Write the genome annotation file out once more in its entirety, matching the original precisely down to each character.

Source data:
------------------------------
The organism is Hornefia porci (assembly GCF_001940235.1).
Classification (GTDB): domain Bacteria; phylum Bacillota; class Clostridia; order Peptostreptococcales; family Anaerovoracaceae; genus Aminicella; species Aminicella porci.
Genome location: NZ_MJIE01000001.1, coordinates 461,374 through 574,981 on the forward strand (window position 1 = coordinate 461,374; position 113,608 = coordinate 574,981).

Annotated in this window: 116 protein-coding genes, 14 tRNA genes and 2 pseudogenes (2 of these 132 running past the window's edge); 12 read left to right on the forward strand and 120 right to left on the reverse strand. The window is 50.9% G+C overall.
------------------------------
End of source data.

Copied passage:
The organism is Hornefia porci (assembly GCF_001940235.1).
Classification (GTDB): domain Bacteria; phylum Bacillota; class Clostridia; order Peptostreptococcales; family Anaerovoracaceae; genus Aminicella; species Aminicella porci.
Genome location: NZ_MJIE01000001.1, coordinates 461,374 through 574,981 on the forward strand (window position 1 = coordinate 461,374; position 113,608 = coordinate 574,981).

Annotated in this window: 116 protein-coding genes, 14 tRNA genes and 2 pseudogenes (2 of these 132 running past the window's edge); 12 read left to right on the forward strand and 120 right to left on the reverse strand. The window is 50.9% G+C overall.